Opinion 14-178

December 11, 2014


Digest:         When a sitting judge is elected to higher judicial office, prospective candidates may presume the judge-elect’s current position will be filled at the next general election, as soon as the election results are certified. Thereafter, once the window period for the position is open, they may declare their candidacy, establish campaign committees, and otherwise publicly campaign for the position to the extent legally and ethically permitted.


Rules:          N.Y. Const., Art. VI, § 21; 22 NYCRR 100.0(A); 100.0(Q); 100.5(A)(2); Joint Opinion 14-92/14-94; Opinions 09-40; 99-14 (Vol. XVII); 97-45 (Vol. XV); Matter of Fauci v Lee, 38 Misc.2d 564 (Sup. Ct. Broome Co.), aff'd, 19 A.D.2d 777 (3d Dep’t 1963).


         The inquirer is a non-judge who intends to seek election to a particular judicial office. The incumbent in that office was elected to a higher judicial office at the general election in November, and the inquirer asks whether he/she may establish a campaign committee and commence publicly campaigning for the “soon to be vacated” position at this time. The inquirer notes that the term for the incumbent’s new judicial office will begin on January 1, 2015, and has advised that the incumbent’s ceremonial robing ceremony for the new position is scheduled toward the end of January 2015.

         A judge or non-judge who is seeking public election to judicial office may participate in his/her own campaign for judicial office during the applicable Window Period (see 22 NYCRR 100.0[A]; 100.5[A][2]). The “Window Period” is defined as:


. . . a period beginning nine months before a primary election, judicial nominating convention, party caucus or other party meeting for nominating candidates for the elective judicial office for which a judge or non-judge is an announced candidate, or for which a committee or other organization has publicly solicited or supported the judge’s or non-judge’s candidacy, and ending, if the judge or non-judge is a candidate in the general election for that office, six months after the general election, or if he or she is not a candidate in the general election, six months after the date of the primary election, convention, caucus or meeting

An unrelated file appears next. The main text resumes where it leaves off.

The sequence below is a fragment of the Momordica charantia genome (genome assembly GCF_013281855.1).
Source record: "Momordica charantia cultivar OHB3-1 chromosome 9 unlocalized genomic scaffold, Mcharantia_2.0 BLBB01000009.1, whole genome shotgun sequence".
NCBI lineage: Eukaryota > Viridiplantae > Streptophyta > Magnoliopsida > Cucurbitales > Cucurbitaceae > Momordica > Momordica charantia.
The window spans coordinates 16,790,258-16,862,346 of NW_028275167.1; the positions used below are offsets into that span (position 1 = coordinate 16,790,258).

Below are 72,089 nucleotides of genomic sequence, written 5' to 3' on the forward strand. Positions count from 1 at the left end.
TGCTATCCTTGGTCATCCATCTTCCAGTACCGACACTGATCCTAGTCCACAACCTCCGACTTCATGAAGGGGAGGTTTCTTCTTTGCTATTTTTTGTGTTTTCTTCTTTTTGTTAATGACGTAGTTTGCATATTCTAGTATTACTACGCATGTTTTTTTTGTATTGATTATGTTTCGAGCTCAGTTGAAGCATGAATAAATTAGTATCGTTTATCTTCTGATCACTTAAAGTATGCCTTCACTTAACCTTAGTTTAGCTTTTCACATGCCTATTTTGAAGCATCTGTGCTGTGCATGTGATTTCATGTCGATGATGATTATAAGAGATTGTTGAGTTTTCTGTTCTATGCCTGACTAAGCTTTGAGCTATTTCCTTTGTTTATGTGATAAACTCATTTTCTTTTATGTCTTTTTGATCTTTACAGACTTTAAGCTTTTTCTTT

(22 NYCRR 100.0[Q]).

         The Committee has previously summarized the rules on calculating the start of the Window Period as follows:


[T]he Window Period for judges running in county-wide or municipality-wide elections commences nine months prior to the earliest of the following dates: (1) the date of formal nomination by primary, caucus, or convention; or (2) the date of the commencement of the petition process; or (3) the date of a party meeting at which the judicial candidate would be endorsed, even if that designation is subject to a subsequent primary contest. Under this line of decisions, if no date for such a meeting has yet been set for the applicable election cycle, a candidate may assume that the date of the meeting will be the same during the current year as it was during the prior year, for the purpose of calculating the commencement of his/her Window Period.

(Joint Opinion 14-92/14-94, quoting Opinion 07-152 [emphasis supplied; citations omitted]). Typically, the earliest of these three dates is the date of an official party meeting at which the candidate would be informally endorsed or designated for the position (see generally Joint Opinion 14-92/14-94).